Mid-afternoon it was time to leave, so we hopped back on our matatu.  We got off at Naivasha Country Club, where Tom was taking me for a drink and a stroll in the grounds.  So of course, as we stepped out of the mat, the heavens opened, and once again, we braved the elements to get to the bar.   We enjoyed a couple of grossly overpriced drinks overlooking the lawns, and as the rain stopped made a break for the matatu stop.

After some waiting, some confusion, and a bumpy ride home, we made it back to Nairobi in time for dinner.

Yet another great weekend in Naivasha, with my amazing boyfriend – who never gets enough credit for how lovely he is (until now).

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Hockey Politics – Girls vs. Boys

One thing has to be said about being a nanny… kids are reeeeally funny sometimes.Today on the way home from school, I couldn’t help but eavesdrop on Henry and Geny discussing their hockey successes.  Geny is on the girls C team at school – and couldn’t care less about hockey.  Henry is on the boys A-team and takes his hockey very seriously:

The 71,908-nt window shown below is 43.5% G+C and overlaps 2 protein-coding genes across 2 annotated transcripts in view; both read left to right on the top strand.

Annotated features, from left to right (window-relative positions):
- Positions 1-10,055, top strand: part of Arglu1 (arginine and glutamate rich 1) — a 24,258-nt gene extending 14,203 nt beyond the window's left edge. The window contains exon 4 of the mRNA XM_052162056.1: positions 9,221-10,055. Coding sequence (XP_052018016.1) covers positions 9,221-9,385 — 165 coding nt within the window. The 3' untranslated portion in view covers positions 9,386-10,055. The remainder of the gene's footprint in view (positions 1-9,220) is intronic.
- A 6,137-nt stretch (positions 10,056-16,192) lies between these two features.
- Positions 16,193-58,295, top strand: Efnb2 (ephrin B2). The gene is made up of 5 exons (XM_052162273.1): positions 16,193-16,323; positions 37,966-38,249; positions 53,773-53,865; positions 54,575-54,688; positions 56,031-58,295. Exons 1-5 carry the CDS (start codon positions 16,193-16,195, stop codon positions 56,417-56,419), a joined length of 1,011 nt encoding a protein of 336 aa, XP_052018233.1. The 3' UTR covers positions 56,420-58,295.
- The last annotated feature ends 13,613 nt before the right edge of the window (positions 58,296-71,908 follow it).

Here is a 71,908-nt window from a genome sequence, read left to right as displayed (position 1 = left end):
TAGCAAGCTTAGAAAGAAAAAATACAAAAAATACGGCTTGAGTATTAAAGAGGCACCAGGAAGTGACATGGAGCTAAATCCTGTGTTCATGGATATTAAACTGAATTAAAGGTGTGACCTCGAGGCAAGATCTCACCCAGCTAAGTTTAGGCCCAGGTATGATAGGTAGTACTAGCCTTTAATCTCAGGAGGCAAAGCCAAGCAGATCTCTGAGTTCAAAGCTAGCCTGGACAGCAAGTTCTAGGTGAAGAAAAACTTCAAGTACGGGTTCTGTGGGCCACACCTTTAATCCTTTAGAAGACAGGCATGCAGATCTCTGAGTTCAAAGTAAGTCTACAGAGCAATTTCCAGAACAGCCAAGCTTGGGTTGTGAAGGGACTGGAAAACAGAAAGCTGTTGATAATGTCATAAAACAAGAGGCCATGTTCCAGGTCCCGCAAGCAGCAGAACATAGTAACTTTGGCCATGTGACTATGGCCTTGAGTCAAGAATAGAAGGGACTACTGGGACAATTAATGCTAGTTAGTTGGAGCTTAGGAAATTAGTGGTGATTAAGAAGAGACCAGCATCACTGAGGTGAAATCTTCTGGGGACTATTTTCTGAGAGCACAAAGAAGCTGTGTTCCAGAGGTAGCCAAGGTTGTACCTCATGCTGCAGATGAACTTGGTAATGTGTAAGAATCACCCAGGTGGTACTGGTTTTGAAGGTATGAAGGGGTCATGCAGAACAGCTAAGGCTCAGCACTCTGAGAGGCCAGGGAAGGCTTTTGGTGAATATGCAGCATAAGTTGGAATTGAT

Geny:  We won 10-0.
Henry: What?? That’s fake!
G: It’s not fake, we did win.
H: It’s coz girl’s hockey isn’t a real thing.  It’s easy.
G: But I  felt really bad.
H: Why?? You won.  Who scored the goals anyway?
G: I wasn’t really paying attention.  But I nearly scored one.
H: How?? You’re a defender.
G: Oh.  Right.  Well, I  almost did.
H:  I told you girls hockey is fake.
G:  But anyway, their goalkeeper started crying at the end.  I felt so bad for her.
H:  Why did you feel bad, you won…?
G:  I would have cried if I was their goalkeeper.  At the end, we didn’t even try to score any more goals coz we didn’t want to be mean.
H: What?? If I was there, I would have just scored 10 more.
G:  But it was cool, we played on astro-turf.
H:  No you didn’t.  You don’t even know what that is.
G:  I do, it’s what we played on.

It’s the little things in life that keep us amused 🙂